Once you have been pre-approved for a home loan through an originator like SKG Home Loans, you should avoid making any significant changes to your financial situation until you have bought your new home and your home loan has been activated. It would seem obvious, for example, that you need to keep paying your bills in the time between home loan pre-approval and the transfer of your new home, but it’s easy to forget things or pay late in the excitement of house hunting. In addition, you should make sure you do not go into overdraft on any of your accounts, and that any debit order payments are left as they are.
The reason is that your pre-approval is a “snapshot” of your financial situation at a time, and you need to stay as close to that picture as possible until your home loan is granted. Therefore, you should also not apply for any new credit during this period. Mortgage lenders are bound to do a second credit check before a final loan approval, and if you have opened a new account, this will have to be verified, which could delay your approval. Your credit score could also change because of the new account and that might mean an adjustment to the interest rate you will be charged on your home loan. What is more, if you have bought something major on credit, lender will have to factor the repayments into your debt-to-income ratio to reassess the affordability* of your home loan in terms of the National Credit Act – and that could result in you not getting the loan at all. You should also be careful about paying cash for large purchases at this time, or even paying off a debt like a credit card balance, as that could result in you having lower reserves to cover a deposit or the transfer costs, and once again change the lender’s assessment of your financial situation when it comes to granting the loan. If you decide to change jobs after you received pre-approval, lenders will ask for a new employment contract and a dummy payslip when they assess your actual loan application, in addition to payslips from your old job.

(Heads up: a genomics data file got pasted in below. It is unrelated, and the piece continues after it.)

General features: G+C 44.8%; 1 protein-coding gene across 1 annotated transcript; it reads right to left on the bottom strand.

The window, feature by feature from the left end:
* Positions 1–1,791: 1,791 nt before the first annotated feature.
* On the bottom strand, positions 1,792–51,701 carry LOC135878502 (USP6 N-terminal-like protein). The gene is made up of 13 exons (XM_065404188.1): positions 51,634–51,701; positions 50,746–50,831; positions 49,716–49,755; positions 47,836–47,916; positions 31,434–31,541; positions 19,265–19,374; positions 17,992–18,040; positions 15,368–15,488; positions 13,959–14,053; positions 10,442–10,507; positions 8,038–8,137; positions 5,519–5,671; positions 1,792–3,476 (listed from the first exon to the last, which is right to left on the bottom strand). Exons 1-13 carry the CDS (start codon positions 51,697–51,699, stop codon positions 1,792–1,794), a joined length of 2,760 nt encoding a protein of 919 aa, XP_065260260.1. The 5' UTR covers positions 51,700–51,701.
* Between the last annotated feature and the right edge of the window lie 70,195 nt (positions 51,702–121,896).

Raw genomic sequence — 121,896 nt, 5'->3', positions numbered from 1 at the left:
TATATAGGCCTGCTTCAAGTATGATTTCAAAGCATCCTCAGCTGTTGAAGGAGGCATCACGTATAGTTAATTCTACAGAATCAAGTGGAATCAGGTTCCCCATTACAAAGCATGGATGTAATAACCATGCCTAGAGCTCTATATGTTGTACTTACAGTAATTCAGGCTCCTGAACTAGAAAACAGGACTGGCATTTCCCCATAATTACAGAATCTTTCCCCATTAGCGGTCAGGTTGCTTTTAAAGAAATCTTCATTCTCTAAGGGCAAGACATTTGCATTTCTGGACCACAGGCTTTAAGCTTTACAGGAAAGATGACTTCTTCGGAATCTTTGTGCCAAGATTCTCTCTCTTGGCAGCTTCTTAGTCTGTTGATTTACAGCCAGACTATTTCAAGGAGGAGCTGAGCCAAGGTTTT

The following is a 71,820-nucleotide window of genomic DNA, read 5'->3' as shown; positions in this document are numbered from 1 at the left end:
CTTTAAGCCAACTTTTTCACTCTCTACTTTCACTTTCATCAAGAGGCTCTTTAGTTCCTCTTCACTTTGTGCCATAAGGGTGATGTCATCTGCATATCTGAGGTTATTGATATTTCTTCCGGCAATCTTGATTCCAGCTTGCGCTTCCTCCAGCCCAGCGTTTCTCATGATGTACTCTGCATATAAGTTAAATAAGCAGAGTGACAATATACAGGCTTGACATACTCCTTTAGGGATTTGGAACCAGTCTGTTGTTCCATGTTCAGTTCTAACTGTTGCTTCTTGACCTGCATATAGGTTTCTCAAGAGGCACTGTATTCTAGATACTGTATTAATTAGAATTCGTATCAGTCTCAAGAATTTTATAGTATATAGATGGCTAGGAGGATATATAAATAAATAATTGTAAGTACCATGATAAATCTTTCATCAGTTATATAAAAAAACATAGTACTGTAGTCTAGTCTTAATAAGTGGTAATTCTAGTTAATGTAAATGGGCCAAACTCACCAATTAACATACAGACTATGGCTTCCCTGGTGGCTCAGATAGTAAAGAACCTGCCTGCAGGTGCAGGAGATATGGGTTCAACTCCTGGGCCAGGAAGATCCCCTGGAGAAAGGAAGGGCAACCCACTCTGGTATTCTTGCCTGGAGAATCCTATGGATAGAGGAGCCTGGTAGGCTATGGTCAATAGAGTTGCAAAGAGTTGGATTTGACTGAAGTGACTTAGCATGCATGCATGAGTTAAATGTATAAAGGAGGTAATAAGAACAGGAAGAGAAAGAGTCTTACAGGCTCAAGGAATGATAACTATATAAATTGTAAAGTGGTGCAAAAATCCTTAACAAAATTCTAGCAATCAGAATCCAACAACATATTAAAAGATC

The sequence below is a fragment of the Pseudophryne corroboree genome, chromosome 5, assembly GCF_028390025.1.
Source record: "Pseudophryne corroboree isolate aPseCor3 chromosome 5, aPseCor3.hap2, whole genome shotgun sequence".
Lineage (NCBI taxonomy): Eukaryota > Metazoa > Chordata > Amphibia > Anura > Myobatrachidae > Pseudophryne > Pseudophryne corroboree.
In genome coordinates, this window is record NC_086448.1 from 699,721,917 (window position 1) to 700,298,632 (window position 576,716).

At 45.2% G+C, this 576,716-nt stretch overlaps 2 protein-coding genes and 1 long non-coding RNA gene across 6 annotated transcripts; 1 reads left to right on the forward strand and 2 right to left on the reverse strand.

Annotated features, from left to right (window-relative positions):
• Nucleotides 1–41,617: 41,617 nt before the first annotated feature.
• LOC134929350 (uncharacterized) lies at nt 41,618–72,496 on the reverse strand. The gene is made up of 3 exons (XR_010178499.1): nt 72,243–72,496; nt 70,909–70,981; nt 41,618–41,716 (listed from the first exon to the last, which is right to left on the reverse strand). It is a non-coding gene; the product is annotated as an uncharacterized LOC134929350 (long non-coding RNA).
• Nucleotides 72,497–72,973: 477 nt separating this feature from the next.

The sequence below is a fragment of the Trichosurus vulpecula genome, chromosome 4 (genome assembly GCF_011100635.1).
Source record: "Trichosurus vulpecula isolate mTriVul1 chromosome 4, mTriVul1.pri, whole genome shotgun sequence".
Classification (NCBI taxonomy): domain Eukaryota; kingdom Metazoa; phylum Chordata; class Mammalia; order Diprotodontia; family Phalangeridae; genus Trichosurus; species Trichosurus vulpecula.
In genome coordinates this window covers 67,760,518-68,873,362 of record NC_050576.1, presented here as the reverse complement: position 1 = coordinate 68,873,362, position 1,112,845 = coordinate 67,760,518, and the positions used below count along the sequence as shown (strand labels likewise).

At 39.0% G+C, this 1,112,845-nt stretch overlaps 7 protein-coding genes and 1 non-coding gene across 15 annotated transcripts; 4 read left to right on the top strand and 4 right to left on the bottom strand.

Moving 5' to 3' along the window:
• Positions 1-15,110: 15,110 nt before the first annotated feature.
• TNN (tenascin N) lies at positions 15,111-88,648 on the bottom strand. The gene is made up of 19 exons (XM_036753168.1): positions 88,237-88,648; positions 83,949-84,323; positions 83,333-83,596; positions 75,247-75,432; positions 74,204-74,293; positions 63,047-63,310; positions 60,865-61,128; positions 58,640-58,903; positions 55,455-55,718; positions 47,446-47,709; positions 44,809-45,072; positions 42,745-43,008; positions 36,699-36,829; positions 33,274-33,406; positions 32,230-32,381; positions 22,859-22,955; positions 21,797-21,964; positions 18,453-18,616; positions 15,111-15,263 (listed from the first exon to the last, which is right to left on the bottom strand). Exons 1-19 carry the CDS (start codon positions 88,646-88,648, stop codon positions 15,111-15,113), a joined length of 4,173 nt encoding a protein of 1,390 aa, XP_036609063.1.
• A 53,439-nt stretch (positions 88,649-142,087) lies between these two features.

And finally, although adding to your assets should not be a problem, you should keep records of any unusual deposits into your bank account at this time. If you receive a bonus or a gift of cash, for example, or sell some shares or other assets, you must be able to prove where the money came from. In short, every move you make with your money will have some sort of impact, so you should consult your bond originator and the lender that gave you the pre-approval before you do anything.